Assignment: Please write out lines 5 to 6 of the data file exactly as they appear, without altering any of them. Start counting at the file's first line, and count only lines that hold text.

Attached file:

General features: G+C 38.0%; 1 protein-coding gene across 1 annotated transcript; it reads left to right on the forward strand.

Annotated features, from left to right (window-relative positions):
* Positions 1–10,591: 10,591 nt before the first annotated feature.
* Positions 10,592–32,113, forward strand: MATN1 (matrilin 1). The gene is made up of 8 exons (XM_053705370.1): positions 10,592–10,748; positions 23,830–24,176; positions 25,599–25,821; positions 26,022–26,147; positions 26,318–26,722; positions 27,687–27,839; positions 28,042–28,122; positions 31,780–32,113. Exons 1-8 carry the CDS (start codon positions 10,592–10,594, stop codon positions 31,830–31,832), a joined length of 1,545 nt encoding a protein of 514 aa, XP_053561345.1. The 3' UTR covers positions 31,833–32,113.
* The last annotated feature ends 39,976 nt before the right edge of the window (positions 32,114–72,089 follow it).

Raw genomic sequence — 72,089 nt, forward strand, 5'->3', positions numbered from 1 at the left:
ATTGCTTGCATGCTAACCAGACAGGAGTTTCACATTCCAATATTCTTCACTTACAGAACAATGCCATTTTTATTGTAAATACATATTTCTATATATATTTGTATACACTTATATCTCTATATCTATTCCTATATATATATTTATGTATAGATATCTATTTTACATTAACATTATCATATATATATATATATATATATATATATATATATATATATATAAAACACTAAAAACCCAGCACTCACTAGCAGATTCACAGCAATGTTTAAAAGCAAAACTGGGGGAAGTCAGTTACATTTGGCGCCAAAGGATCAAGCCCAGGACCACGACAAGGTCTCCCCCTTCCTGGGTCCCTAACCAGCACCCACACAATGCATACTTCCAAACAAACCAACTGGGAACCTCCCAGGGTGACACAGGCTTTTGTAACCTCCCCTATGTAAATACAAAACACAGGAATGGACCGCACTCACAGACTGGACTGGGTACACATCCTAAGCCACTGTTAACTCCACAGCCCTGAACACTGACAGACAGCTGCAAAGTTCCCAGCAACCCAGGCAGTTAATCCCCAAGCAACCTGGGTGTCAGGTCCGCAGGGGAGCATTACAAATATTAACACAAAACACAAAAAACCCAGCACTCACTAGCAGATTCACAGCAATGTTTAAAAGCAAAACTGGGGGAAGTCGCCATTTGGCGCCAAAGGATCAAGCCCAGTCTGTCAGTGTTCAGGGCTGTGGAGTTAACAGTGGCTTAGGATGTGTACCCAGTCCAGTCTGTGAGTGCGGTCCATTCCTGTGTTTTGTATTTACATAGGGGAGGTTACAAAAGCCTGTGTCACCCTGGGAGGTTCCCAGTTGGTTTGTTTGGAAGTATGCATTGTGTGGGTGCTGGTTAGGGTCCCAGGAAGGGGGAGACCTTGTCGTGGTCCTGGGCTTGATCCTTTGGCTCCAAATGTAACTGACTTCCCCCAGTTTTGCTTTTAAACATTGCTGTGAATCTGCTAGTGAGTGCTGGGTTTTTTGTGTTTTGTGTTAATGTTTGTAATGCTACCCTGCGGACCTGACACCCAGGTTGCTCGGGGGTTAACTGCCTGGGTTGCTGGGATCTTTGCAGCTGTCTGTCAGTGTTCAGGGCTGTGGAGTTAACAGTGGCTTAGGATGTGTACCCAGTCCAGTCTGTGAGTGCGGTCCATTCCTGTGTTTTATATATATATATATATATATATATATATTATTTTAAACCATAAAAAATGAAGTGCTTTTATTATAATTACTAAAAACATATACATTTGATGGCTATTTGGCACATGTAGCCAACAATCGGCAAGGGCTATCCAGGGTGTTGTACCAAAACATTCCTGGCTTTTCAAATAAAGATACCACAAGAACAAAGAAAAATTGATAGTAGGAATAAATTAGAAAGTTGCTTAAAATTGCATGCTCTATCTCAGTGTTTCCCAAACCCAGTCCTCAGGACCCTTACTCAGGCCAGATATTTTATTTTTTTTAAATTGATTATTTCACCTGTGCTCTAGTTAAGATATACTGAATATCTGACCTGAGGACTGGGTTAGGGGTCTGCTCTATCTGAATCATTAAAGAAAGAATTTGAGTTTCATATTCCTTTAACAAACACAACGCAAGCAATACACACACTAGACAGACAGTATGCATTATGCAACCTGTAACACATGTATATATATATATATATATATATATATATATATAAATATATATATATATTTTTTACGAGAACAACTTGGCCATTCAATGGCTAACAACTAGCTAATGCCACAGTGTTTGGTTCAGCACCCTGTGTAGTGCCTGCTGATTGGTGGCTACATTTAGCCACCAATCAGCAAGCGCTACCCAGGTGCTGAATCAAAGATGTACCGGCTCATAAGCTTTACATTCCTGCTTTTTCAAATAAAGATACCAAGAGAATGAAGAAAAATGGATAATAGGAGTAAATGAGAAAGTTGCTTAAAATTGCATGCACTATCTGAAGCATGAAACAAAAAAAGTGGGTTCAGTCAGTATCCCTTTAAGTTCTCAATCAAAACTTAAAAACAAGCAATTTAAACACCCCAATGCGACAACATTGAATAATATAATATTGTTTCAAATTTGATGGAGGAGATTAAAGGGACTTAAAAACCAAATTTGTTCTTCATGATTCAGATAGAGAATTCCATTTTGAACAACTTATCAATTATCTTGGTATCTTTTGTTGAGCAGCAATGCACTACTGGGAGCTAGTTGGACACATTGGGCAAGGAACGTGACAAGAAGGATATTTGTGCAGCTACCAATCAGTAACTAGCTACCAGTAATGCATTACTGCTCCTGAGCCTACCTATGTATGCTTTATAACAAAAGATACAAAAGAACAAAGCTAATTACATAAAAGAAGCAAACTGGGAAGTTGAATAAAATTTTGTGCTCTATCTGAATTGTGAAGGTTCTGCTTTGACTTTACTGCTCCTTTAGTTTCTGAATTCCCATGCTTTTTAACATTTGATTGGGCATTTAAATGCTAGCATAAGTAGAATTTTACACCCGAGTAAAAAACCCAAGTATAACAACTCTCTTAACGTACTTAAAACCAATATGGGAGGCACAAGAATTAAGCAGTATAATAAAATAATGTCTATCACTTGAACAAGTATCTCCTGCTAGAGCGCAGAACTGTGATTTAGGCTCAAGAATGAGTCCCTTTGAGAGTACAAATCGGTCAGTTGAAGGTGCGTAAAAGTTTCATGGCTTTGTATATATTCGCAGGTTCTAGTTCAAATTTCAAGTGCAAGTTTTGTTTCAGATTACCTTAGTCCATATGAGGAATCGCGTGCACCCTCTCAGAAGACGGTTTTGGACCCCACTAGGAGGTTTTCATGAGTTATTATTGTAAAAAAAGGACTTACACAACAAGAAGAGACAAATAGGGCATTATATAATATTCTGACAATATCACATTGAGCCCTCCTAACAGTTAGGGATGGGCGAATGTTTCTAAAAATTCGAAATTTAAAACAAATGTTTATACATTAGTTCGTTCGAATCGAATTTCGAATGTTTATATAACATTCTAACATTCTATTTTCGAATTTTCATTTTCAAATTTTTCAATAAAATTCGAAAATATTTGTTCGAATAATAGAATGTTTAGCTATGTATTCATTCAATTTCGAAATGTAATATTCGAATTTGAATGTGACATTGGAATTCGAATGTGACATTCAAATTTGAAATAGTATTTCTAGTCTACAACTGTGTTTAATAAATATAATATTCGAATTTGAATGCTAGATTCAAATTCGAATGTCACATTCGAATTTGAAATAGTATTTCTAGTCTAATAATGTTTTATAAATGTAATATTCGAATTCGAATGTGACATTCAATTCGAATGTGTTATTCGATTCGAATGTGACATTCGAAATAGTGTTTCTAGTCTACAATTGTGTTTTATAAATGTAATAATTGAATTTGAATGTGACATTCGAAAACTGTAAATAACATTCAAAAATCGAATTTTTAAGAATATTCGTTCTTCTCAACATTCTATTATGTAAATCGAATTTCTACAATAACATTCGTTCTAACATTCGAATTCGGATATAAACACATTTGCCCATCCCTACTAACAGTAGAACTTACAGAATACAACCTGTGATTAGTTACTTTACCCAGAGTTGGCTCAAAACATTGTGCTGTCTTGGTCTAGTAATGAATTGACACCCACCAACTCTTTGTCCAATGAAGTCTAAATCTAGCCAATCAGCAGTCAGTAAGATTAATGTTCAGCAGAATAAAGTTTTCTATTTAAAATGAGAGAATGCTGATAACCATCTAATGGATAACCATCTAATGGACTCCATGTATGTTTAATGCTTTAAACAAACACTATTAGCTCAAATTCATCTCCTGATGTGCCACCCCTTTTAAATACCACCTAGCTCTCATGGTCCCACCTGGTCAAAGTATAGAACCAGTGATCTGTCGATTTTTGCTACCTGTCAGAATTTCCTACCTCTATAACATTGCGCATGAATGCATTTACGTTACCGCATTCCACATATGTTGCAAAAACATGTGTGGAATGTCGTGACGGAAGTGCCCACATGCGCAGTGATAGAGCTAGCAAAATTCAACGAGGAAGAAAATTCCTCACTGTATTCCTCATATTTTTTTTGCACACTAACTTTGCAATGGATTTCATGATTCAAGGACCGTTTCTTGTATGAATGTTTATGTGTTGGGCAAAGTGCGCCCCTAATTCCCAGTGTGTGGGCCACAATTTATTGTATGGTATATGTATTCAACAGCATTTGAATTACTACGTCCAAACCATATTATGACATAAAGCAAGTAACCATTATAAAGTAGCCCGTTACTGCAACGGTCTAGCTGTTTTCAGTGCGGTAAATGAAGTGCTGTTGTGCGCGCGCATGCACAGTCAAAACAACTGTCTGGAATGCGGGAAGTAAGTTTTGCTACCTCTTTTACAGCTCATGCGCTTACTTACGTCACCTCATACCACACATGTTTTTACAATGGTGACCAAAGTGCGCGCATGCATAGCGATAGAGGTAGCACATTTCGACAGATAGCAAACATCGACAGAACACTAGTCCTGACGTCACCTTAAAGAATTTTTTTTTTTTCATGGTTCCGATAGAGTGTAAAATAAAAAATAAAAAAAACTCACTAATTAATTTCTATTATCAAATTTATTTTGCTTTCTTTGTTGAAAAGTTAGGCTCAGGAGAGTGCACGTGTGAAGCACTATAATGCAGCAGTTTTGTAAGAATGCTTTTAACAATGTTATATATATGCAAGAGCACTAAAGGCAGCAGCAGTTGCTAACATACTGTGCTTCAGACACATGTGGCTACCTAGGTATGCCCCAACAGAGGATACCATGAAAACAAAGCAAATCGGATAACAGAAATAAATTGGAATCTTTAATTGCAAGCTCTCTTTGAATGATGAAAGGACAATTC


* The last annotated feature ends 39,976 nt before the right edge of the window (positions 32,114–72,089 follow it).

Raw genomic sequence — 72,089 nt, forward strand, 5'->3', positions numbered from 1 at the left: